Lost Hollywood – A John De Lario in the Hills of Beverly

Today we remember architect John De Lario for the fine work he did throughout the picturesque Hollywoodland development in the 1920’s. He did so many notable homes there it is easy to forget that De Lario also designed homes and businesses in other parts of the area as well (Not enough, in my opinion). In fact, one of his grandest commissions was a magnificent Italian villa designed for pioneer oilman Ralph B. Lloyd, not in Hollywoodland, but in Beverly Hills, completed in 1930.

Dubbed the “Father” of the famous Ventura Avenue Oil Field, Ralph B. Lloyd was an influential figure in the Southern California petroleum industry for a number of decades. Lloyd made millions in oil, but also made his mark in other fields as well including banking, real estate development and lumber up in Oregon.

Ralph B. Lloyd thought big and had the money to back it up. Part of his empire included extensive holdings in the Portland area. A victim of the Depression, this monolithic Deco skyscraper hotel would have been a dramatic addition to the Portland skyline and would have rivaled the Waldorf-Astoria in Deco granduer.

Although it was Ralph who exploited it, it appears it was his father Lewis who first discovered there was gas on their Ventura ranch and in the most dramatic way possible. A former captain in the Confederate Army, Lewis M. Lloyd had abandoned his beloved South for California during the great “Boom of the Eighties,” purchasing thousands of acres of land just outside of the historic town of Ventura. Organizing the Ventura Land and Water Company in 1887, the elder Lloyd dove earnestly into the cattle business, but it proved to be tough sledding. One day, while out on his land, Lloyd espied a brush fire. As he approached, he noticed a torch of fire billowing out of a fissure in the ground. While marveling at this strange sight the wind suddenly shifted and the flames from the surrounding grass roared menacingly at him at him at a speed neither he nor his horse could outrun. His horse was killed instantly with Lloyd barely escaping a similar fate by quickly leaping down a precipice into an adjoining canyon. It was as clear an indication as any that oil lay under the ground of the Lloyd ranch.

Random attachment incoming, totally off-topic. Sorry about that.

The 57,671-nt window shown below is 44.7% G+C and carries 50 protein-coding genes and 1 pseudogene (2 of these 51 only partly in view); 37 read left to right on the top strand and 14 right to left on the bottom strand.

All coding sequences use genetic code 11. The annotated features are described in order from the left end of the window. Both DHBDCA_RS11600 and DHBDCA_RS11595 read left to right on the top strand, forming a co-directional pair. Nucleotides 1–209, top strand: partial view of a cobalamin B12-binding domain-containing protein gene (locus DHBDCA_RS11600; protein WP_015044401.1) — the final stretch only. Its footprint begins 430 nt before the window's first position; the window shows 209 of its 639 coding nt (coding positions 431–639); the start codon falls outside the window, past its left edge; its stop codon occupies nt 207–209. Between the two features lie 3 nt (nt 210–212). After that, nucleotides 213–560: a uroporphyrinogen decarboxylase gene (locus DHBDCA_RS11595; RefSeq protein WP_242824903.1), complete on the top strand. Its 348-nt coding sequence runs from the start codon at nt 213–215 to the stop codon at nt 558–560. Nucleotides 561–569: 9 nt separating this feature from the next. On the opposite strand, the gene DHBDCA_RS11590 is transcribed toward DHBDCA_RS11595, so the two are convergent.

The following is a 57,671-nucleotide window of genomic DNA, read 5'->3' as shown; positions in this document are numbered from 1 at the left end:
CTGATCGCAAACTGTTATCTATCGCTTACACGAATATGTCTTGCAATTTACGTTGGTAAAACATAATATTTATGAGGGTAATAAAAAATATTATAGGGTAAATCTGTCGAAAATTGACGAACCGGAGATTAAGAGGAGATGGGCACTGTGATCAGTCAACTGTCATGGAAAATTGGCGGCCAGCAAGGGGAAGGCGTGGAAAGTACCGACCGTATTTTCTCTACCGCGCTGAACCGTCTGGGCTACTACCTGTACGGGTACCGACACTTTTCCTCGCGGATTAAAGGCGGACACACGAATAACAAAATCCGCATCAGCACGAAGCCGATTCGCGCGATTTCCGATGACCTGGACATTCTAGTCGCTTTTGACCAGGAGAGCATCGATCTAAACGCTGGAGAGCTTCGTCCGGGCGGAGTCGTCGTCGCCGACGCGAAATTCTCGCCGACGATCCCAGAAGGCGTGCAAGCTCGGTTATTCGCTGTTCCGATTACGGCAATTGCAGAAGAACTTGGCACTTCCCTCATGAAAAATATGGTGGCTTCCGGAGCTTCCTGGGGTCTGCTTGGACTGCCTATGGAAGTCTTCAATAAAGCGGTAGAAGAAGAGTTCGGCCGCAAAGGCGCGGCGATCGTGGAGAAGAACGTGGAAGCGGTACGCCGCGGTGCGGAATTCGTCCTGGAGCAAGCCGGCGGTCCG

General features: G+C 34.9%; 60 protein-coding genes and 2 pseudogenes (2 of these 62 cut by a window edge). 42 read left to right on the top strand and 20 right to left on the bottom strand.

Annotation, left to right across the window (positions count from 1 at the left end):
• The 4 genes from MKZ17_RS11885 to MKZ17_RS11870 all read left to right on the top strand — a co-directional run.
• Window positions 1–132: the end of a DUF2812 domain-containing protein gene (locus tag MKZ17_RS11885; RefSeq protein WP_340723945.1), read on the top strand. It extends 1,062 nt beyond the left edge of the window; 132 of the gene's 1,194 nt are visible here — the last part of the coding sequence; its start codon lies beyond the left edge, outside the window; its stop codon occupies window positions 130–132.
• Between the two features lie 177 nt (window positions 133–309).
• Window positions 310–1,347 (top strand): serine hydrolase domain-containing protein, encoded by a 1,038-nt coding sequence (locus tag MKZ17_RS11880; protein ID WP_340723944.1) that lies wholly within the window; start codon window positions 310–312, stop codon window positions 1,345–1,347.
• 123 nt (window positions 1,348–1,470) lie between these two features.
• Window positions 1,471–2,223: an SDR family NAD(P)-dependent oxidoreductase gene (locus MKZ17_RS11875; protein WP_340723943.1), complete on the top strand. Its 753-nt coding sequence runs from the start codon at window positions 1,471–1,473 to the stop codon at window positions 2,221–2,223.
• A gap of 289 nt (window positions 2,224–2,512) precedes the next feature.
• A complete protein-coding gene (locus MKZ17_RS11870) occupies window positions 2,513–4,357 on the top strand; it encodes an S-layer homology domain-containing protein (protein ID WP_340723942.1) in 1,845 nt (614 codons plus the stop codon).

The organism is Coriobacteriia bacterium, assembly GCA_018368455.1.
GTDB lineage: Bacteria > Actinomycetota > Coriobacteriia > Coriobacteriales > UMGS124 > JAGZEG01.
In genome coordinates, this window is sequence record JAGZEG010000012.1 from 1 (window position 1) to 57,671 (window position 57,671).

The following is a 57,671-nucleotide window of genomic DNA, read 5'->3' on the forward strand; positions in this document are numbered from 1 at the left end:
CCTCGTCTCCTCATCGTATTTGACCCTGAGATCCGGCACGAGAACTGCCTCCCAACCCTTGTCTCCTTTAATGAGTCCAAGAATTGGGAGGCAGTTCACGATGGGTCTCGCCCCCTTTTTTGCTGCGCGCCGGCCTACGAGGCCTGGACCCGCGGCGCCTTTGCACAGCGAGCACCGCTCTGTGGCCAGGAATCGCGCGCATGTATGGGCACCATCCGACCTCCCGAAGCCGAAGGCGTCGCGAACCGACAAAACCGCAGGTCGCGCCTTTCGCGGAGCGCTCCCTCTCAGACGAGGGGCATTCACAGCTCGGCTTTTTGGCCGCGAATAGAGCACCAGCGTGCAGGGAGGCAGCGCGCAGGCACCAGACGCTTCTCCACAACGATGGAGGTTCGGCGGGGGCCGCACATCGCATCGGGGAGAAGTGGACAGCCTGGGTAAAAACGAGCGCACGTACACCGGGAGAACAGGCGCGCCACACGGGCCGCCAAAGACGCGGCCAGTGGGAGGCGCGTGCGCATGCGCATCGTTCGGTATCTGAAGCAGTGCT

As surprising as it may seem today, Lewis Lloyd’s unwitting discovery of gas was not the welcome news it would be today and the elder Lloyd continued with his cattle operation. Hard as he try, however, the operation could just not turn a profit and by 1912 the venture was on the verge of bankruptcy. It was at that time that his son Ralph took over management of the ranch holdings, quickly bringing a new energy to the operation, literally as well as spiritually. The UC Berkeley-educated Ralph saw the vast potential in petroleum development and he undertook to shift the focus of the Ventura Land and Water Co. from cattle to oil leases. For a number of years he found little interest in getting major oil companies to explore his lands. When he finally succeeded the oil companies liked what they saw and he made a series of shrewd deals to drill on the family lands, which by then had grown to 8,000 acres. The result was the development of what was to become known as the Ventura Avenue Oil Field. Initial development began in 1919 and by the 1950’s, it was the 12th most productive field in the United States. Still operating today, it is estimated that a billion gallons of oil have been drawn from what was the lands of the Lloyd ranch.

Ventura Oil Field Today (wikipedia)

This, as you might expect, made Lloyd, his family and fellow investors fabulously wealthy. Desiring a home for himself and his family befitting a man of his position, Lloyd engaged John De Lario to draw up plans for a grand estate to be built on a beautiful multi-acre view parcel he had purchased in Beverly Hills in the Ledgemont Park tract, part of the former 26-acre estate of “Borax King,” Thomas Thorkildsen, a spectacular baronial English Tudor mansion designed by Thomas Franklin Power and completed in 1913. The Thorkildsen mansion, which still contained considerable acreage, was now owned by fellow oil man Kirk B. Johnson and it is likely the two were friends.

A postcard view of the Thorkildsen/Johnson estate made from the approximate location of the future Lloyd villa.

Another view of the Thorkildsen/Johnson estate and its spectacular setting prior to construction of the Lloyd villa, which would be built in part of the orchard area in the lower left portion of the picture. Note the “Beverly Crest” sign on the hill.

In his design of the Lloyd mansion, De Lario pulled out all the stops creating a stunningly beautiful villa of great charm and distinction. Completed in 1930, the Lloyd mansion at 962 North Alpine Drive was a wonder to behold. Stretched out over seven levels over its lushly landscaped grounds, the home was considered one of the finest examples of this type of architecture found in all of Southern California.